It is highly nutritious and can help to nourish joints and wasted tissues that are dry and lacking fluids and nutrients. Well worth a try in arthritis.

 

Externally for wounds, skin abrasions, burns and sunburn, itchy rashes, psoriasis, eczema and other dry and/or irritated skin complaints. When the root is used warm as a poultice it is very drawing and can help bring abscesses to a head when needed as well as draw out poison and pus from old infected wounds. Cysts and boils can also be eased. Can be placed as a poultice over skin ulcers to protect and heal, even gangrene . Use as a poultice or powder for sore or cracked nipples between breastfeeding sessions. the powdered dry root is excellent when made into a paste with a little oil or water to draw out splinters. It is an excellent addition to poultices aimed at drawing out pus and debris from a wound. I have had great success using marshmallow root, comfrey root and slippery elm in fistulas.

 

Can be added to herbal eyewash mixes for conjunctivitis and similar.

 

Often used for signs of blood in the stool, urine or from

 

For new mothers it can bring many benefits. The tea encourages an easy birth as it lubricates the entire birth canal and can help the placenta to be expelled safely. Also very healing and soothing for torn perineum when used as a poultice or in the bath. Apply root poultice to sore or hard breasts such as mastitis for its softening and clearing actions. Susun weed suggests soaking 2 0z (50g) of root in 4 pints of water overnight. Reheat the next day, pour into a bowl or basin and soak the breasts in the tea until it cools. This will help unclog ducts and glands and help draw out any infection. The root taken as a tea can help to enrich the breastmilk and encourage a good supply.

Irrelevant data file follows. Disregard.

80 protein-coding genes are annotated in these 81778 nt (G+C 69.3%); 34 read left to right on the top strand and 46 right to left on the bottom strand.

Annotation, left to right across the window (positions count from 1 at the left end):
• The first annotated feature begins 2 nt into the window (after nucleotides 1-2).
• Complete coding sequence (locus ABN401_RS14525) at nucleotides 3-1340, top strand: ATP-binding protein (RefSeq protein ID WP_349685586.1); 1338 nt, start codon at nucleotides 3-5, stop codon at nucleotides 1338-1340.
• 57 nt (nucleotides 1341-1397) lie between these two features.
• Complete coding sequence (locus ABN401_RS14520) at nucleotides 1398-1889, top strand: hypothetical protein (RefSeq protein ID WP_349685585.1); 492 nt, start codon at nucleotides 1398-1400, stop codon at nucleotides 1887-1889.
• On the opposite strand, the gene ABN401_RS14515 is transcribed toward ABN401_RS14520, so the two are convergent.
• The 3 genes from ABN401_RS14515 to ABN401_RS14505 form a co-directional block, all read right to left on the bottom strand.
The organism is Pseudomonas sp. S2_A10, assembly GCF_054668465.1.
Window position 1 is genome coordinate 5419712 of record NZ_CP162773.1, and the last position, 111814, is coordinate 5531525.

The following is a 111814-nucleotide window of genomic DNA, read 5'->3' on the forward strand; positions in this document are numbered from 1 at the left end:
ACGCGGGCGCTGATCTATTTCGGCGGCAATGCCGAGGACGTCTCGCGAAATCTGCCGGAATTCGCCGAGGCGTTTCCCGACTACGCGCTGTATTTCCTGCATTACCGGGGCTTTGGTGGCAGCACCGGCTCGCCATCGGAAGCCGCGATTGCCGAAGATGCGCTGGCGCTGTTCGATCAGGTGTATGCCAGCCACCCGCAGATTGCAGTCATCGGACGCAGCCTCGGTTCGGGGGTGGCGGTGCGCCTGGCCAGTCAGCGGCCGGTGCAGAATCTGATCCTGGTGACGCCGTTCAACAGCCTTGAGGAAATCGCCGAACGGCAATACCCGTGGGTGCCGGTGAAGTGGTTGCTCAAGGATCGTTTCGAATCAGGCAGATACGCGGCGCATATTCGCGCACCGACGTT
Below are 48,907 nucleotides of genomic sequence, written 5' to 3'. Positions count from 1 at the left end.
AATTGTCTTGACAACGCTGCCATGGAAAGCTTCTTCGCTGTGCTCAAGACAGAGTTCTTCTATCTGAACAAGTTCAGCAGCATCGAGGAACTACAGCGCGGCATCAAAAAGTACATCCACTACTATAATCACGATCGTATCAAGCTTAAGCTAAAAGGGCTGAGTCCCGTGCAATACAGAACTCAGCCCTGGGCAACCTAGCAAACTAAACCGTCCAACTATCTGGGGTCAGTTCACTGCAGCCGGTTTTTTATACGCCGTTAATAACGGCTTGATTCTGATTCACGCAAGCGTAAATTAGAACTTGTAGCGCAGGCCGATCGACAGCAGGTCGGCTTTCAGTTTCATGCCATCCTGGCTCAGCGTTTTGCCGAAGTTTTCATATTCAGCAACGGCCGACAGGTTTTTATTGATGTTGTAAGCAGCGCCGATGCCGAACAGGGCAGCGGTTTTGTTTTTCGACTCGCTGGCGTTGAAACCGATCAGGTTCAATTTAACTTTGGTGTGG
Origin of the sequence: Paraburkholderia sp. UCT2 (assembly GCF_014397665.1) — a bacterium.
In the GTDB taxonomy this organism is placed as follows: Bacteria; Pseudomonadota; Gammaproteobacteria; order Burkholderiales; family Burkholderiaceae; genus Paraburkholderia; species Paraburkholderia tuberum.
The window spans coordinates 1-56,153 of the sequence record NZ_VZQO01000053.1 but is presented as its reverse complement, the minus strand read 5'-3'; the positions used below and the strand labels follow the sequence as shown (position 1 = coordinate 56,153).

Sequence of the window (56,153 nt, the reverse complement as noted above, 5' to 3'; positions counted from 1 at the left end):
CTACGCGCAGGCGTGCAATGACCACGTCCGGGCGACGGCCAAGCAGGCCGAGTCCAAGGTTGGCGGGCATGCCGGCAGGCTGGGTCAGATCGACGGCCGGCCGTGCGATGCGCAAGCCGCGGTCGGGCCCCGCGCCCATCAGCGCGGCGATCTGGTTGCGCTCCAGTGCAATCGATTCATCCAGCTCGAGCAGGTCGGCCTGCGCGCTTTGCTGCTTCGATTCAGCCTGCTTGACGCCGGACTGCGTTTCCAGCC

Internally for all irritated or damaged mucous membranes such as those lining the lungs, urinary tract, stomach and intestines etc. Even dry and stubborn cases of catarrh or sinusitis can benefit from marshmallow root as it lubricates and softens hard deposits and helps cleanse the tissues of gunk.

 

The root is a powerful tissue healer, it can ease stomach and intestinal ulcers and is capable of mending perforations in the bowel or intestines when taken as a strong decoction.  I have seen marshmallow root (mixed with slippery elm and comfrey root) repair life threatening perforations in the bowel of an infant when administered as an enema. Use for any rips. tears or fissures. It can literally be a life saver.

The root can be used as a tea to help lubricate the bowels in constipation or to alleviate burning watery diarrhoeal conditions such as dysentery. Inflammatory bowel conditions such as colitis and Crohns disease (symptomatic relief), The pain from passing gallstones will also be eased by the root, its slippery nature helps to pass them more easily. Heartburn and excess stomach acidity can also be soothed by the root as a drink as well as GERD, acid reflux, indigestion. gastritis, gastro enteritis, diverticulitis and appendicitis.